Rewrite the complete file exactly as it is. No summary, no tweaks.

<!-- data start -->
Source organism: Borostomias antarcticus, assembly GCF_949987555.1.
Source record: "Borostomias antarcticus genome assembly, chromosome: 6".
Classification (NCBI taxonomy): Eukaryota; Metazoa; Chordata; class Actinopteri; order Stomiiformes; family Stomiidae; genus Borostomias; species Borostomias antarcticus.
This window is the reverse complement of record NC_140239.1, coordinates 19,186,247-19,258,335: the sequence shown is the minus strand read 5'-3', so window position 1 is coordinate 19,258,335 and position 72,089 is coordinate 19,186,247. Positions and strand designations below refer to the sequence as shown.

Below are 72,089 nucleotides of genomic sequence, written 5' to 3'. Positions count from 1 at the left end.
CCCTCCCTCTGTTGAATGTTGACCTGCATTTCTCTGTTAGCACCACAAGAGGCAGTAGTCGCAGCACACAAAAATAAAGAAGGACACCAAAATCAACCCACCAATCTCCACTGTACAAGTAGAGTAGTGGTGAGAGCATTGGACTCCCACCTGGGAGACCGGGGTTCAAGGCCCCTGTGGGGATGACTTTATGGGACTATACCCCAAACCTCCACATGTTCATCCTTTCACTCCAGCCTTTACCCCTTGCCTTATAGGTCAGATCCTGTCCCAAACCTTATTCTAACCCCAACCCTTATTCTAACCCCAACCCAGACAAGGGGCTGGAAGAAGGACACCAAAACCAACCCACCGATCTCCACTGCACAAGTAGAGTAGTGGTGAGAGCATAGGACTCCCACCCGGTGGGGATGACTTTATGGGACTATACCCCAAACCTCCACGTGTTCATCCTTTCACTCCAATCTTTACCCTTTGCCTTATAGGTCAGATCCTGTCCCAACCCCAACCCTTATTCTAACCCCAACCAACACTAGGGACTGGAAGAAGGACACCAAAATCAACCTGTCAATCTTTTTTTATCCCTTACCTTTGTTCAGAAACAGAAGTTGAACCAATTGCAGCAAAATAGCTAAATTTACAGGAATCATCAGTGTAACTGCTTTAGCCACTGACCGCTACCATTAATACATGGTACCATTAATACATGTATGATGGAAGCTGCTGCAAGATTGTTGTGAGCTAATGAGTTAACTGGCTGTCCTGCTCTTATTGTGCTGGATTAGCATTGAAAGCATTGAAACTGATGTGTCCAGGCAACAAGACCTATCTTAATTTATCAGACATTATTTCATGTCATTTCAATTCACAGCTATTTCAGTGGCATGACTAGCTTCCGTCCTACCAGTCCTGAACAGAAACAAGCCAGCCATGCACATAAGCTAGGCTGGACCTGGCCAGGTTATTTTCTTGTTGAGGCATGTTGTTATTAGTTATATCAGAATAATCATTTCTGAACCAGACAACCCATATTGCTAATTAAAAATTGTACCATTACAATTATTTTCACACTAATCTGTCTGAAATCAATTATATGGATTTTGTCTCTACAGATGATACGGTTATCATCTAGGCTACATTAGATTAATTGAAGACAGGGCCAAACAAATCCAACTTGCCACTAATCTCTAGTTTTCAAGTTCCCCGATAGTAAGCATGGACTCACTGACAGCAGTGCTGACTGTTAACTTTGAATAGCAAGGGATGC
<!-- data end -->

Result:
Source organism: Borostomias antarcticus, assembly GCF_949987555.1.
Source record: "Borostomias antarcticus genome assembly, chromosome: 6".
Classification (NCBI taxonomy): Eukaryota; Metazoa; Chordata; class Actinopteri; order Stomiiformes; family Stomiidae; genus Borostomias; species Borostomias antarcticus.
This window is the reverse complement of record NC_140239.1, coordinates 19,186,247-19,258,335: the sequence shown is the minus strand read 5'-3', so window position 1 is coordinate 19,258,335 and position 72,089 is coordinate 19,186,247. Positions and strand designations below refer to the sequence as shown.

Below are 72,089 nucleotides of genomic sequence, written 5' to 3'. Positions count from 1 at the left end.
CCCTCCCTCTGTTGAATGTTGACCTGCATTTCTCTGTTAGCACCACAAGAGGCAGTAGTCGCAGCACACAAAAATAAAGAAGGACACCAAAATCAACCCACCAATCTCCACTGTACAAGTAGAGTAGTGGTGAGAGCATTGGACTCCCACCTGGGAGACCGGGGTTCAAGGCCCCTGTGGGGATGACTTTATGGGACTATACCCCAAACCTCCACATGTTCATCCTTTCACTCCAGCCTTTACCCCTTGCCTTATAGGTCAGATCCTGTCCCAAACCTTATTCTAACCCCAACCCTTATTCTAACCCCAACCCAGACAAGGGGCTGGAAGAAGGACACCAAAACCAACCCACCGATCTCCACTGCACAAGTAGAGTAGTGGTGAGAGCATAGGACTCCCACCCGGTGGGGATGACTTTATGGGACTATACCCCAAACCTCCACGTGTTCATCCTTTCACTCCAATCTTTACCCTTTGCCTTATAGGTCAGATCCTGTCCCAACCCCAACCCTTATTCTAACCCCAACCAACACTAGGGACTGGAAGAAGGACACCAAAATCAACCTGTCAATCTTTTTTTATCCCTTACCTTTGTTCAGAAACAGAAGTTGAACCAATTGCAGCAAAATAGCTAAATTTACAGGAATCATCAGTGTAACTGCTTTAGCCACTGACCGCTACCATTAATACATGGTACCATTAATACATGTATGATGGAAGCTGCTGCAAGATTGTTGTGAGCTAATGAGTTAACTGGCTGTCCTGCTCTTATTGTGCTGGATTAGCATTGAAAGCATTGAAACTGATGTGTCCAGGCAACAAGACCTATCTTAATTTATCAGACATTATTTCATGTCATTTCAATTCACAGCTATTTCAGTGGCATGACTAGCTTCCGTCCTACCAGTCCTGAACAGAAACAAGCCAGCCATGCACATAAGCTAGGCTGGACCTGGCCAGGTTATTTTCTTGTTGAGGCATGTTGTTATTAGTTATATCAGAATAATCATTTCTGAACCAGACAACCCATATTGCTAATTAAAAATTGTACCATTACAATTATTTTCACACTAATCTGTCTGAAATCAATTATATGGATTTTGTCTCTACAGATGATACGGTTATCATCTAGGCTACATTAGATTAATTGAAGACAGGGCCAAACAAATCCAACTTGCCACTAATCTCTAGTTTTCAAGTTCCCCGATAGTAAGCATGGACTCACTGACAGCAGTGCTGACTGTTAACTTTGAATAGCAAGGGATGC